I don’t think I need to tell anyone reading this blog that it is written from my personal perspective as I try to share just what the Greater Impact Foundation is endeavoring to do to have a positive social impact on poverty wherever it exists. Each week I seek out interesting ways to make a simple point that provides the opportunity to do just that. I am no great writer and I often fear that I fail to achieve that nexus. But I try. You may feel just that as you read further.
Right now I am on the last leg of a trip, KLM from Amsterdam to Entebbe to begin a 16-day trek to three countries (Uganda, Kenya and Ghana) to visit nine enterprises GIF is either already working with, or considering a new partnership. It is a long first leg. In flight, I just finished watching the film, “Woman in Gold,” with Helen Mirren and, admittedly, the end of the movie brought tears to my eyes. Then, suddenly I knew what this blog was going to be about. It wasn’t a profound epiphany, but it was pleasing nevertheless.
The film is essentially about the preservation of a family legacy. Yes, the plot is driven by restitution for famous artwork stolen by the Nazis from Jewish families during WW II and it is compelling, but what teared me up was the not the recovery of stolen artwork, but the underlying plotline about the importance of family. Not just that, but also the importance of preserving those family memories, keeping them intact, and passing them on to the next generation. This is a near and dear subject for me as I have always preached to my own boys about the essential nature of the family unit and how there is nothing more important to preserve. It also made me think about many of the families GIF is trying to positively impact.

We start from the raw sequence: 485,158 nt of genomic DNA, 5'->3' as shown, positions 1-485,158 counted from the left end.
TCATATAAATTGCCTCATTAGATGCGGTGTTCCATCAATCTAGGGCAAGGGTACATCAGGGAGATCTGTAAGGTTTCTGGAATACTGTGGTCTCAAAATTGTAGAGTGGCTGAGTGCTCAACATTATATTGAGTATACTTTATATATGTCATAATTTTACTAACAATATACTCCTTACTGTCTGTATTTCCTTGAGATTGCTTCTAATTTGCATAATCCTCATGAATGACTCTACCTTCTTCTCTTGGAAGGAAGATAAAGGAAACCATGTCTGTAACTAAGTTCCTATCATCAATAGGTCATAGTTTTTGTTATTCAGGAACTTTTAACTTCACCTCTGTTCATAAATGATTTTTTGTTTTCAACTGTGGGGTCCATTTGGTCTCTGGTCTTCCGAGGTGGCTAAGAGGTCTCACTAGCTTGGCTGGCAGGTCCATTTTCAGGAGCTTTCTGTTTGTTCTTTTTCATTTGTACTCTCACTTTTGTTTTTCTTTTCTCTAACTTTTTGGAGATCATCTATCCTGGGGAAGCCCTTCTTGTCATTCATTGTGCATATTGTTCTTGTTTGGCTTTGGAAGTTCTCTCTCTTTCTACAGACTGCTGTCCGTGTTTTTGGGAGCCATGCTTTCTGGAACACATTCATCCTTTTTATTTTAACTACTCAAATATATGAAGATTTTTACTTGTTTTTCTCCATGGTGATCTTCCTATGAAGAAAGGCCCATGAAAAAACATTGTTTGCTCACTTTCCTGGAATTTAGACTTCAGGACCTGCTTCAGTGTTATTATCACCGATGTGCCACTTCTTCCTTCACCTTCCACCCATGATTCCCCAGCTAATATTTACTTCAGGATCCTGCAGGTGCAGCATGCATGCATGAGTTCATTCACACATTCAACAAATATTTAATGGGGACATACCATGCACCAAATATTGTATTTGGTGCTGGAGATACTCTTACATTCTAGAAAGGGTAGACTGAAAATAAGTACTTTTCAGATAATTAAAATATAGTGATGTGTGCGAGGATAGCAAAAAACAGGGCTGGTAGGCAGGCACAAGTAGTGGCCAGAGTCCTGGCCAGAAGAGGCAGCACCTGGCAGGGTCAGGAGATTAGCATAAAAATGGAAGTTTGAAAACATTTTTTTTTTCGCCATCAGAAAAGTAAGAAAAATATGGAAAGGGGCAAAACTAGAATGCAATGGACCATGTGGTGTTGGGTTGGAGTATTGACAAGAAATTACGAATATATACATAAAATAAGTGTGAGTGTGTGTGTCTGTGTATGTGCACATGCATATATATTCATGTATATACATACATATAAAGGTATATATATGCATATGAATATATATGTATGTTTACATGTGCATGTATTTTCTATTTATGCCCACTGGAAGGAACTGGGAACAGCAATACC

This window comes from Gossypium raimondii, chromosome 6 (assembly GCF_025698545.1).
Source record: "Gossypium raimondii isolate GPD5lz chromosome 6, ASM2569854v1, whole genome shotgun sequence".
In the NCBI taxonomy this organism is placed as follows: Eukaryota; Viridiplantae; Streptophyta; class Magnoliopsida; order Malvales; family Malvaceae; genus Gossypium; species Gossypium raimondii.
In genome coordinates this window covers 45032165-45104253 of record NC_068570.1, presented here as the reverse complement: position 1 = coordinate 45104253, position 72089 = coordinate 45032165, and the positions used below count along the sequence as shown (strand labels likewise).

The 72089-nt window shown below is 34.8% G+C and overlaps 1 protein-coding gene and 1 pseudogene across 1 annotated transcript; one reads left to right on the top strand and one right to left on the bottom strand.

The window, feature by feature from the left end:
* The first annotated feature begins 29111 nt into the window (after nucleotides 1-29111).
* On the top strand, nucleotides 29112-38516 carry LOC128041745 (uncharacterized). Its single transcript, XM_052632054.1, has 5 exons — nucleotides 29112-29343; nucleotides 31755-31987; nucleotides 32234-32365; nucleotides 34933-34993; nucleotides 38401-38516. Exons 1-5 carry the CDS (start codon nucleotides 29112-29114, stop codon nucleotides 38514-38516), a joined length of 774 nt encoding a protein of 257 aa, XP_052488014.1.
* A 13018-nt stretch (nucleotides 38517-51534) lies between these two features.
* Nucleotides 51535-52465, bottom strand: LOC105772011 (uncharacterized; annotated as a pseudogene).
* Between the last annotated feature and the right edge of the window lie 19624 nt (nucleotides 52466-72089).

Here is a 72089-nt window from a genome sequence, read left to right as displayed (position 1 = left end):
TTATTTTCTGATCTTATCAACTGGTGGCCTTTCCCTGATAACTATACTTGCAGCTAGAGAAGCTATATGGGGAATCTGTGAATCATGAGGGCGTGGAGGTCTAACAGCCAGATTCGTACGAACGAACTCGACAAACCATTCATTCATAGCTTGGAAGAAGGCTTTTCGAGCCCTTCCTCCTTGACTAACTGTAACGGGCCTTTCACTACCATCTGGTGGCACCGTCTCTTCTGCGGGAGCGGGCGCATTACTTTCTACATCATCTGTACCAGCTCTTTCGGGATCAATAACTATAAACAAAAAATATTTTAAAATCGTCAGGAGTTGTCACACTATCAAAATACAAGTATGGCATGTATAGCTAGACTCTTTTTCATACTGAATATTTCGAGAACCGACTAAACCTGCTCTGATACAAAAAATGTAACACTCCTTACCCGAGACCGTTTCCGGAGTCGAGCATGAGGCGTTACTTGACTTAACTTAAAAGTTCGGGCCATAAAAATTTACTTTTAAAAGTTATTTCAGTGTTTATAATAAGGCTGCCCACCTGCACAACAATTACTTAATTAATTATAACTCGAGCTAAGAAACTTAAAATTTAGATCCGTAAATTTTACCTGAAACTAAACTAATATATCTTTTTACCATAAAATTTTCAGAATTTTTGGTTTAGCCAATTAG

Today, their condition, in many ways, is similar to those families swept up and irrevocably torn apart. War does that. So does poverty, which the chaos of war exacerbates. This is absolutely the truth in Uganda. Less so in Kenya and Ghana, but countries, still for many reasons outside their control, suffering poverty that irreparably damages the family unit.
I mentioned previously that I have had the opportunity to travel extensively over the last 40 years. With certainty, wherever I go the single most common denominator among all people from every culture is the preeminence of the family unit. It is without question the greatest binding force of humanity. I have known this for a while. Nevertheless, it made me recalibrate just a touch what the Greater Impact Foundation stands for. Yes, seeking ways to help eradicate poverty in a sustainable and scalable way is our mission. It is just heartening to know that pursuit also enables families to remain intact, preserving a legacy that we hope one day truly unites us all.